Maryland Gov. Martin O’Malley (D) announced Thursday that the number of heroin-related deaths in the state has continued to climb despite efforts by his administration to dramatically reduce overdose deaths before he leaves office in January.

For years, the state was making progress in cutting the number of fatal overdoses, by increasing access to treatment and cracking down on dealers, O’Malley said. But then cheap heroin, often laced with the painkiller fentanyl, became wildly popular among heroin users across the country — and heroin-related deaths spiked in Maryland and elsewhere.

“While I’d like to stand here and tell you that this is getting better, it’s not,” O’Malley said at a news conference at the Annapolis Police Department, one of a series of events examining his progress on 16 strategic goals. “It’s getting worse, which is why we are redoubling our efforts.”

During the first three months of 2014, 252 people died from overdoses, according to data released Thursday, a 33 percent increase from the same time period the year before. Officials say 148 of the deaths were the result of heroin.

There were 858 drug and ­alcohol-related overdose deaths in the state in 2013. Of those, 464 involved heroin, an 88 percent increase from 2011. That means more people in Maryland were killed by heroin in 2013 than were murdered.

State health officials are treating the opiate overdoses like an epidemic. O’Malley has convened an Overdose Prevention Council to coordinate with state agencies to collect and analyze data and come up with strategies to prevent fatalities. The council met for the first time this month.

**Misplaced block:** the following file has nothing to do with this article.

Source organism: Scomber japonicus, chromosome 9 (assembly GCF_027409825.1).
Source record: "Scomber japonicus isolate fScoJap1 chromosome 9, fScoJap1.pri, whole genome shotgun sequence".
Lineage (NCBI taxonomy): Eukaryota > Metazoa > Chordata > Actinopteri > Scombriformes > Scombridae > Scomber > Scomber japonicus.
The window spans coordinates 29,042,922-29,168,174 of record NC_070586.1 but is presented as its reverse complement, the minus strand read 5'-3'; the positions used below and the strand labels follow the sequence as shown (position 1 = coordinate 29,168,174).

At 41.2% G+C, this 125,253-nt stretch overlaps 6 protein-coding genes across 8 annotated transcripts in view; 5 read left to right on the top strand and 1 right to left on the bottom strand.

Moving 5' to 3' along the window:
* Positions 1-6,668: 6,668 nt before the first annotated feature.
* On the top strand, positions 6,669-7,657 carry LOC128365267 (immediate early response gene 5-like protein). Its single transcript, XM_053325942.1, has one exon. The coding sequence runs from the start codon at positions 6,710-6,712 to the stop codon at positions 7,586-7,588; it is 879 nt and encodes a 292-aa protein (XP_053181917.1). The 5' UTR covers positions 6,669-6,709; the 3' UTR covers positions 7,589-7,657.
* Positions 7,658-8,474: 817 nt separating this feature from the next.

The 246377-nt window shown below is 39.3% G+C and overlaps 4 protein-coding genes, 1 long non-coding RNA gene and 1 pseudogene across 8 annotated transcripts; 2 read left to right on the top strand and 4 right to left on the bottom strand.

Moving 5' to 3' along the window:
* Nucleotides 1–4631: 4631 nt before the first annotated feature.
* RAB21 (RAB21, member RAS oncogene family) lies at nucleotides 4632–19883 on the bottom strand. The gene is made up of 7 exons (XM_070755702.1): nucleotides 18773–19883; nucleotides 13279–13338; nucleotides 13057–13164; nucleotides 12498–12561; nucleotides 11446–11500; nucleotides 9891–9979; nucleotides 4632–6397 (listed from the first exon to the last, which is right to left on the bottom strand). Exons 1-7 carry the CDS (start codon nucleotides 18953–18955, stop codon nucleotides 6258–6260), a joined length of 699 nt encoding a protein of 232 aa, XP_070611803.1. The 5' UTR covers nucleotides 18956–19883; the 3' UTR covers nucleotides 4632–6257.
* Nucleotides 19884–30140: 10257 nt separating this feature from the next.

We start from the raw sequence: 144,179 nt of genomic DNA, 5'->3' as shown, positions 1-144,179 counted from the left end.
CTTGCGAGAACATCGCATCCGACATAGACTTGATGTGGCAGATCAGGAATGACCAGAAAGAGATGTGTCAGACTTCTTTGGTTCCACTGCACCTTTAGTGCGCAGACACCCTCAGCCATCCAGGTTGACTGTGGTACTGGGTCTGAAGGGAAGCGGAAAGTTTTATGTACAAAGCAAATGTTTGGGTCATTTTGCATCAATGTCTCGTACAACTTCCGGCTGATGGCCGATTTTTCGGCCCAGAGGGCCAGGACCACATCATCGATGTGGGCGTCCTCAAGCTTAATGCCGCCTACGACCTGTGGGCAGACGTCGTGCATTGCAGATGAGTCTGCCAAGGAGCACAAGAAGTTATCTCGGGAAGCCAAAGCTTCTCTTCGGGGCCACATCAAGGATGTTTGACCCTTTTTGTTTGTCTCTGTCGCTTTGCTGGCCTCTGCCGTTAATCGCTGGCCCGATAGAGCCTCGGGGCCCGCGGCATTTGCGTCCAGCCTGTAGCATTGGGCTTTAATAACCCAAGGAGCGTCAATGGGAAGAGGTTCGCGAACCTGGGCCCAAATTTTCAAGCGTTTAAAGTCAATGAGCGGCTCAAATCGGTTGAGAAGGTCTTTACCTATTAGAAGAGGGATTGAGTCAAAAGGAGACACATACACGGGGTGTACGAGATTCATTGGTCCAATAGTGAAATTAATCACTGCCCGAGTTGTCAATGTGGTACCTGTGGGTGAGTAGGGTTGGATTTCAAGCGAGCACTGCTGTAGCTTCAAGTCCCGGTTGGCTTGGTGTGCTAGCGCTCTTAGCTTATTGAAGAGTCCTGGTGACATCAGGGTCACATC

Many state troopers and other Maryland first responders now carry naloxone, a medication that can reverse the lethal effects of a heroin overdose. Troopers also pass out treatment information, and soon-to-be-released inmates are educated on the dangers of heroin.

“Fatality review teams” have begin studying each overdose case file to find commonalities or trends that could help identify heroin sources, at-risk groups and new prevention tactics.

While Baltimore has long struggled with drug abuse, O’Malley noted that the heroin epidemic also has had a significant impact on rural and suburban areas of the state, where communities are struggling to respond. Addiction often begins with prescription drugs. Users then switch to heroin, which is usually less expensive.

“If we want to save more lives, we’re going to have to change what we’re doing,” O’Malley said. ”We’re going to have to do more of the things that we know work and do them more broadly.”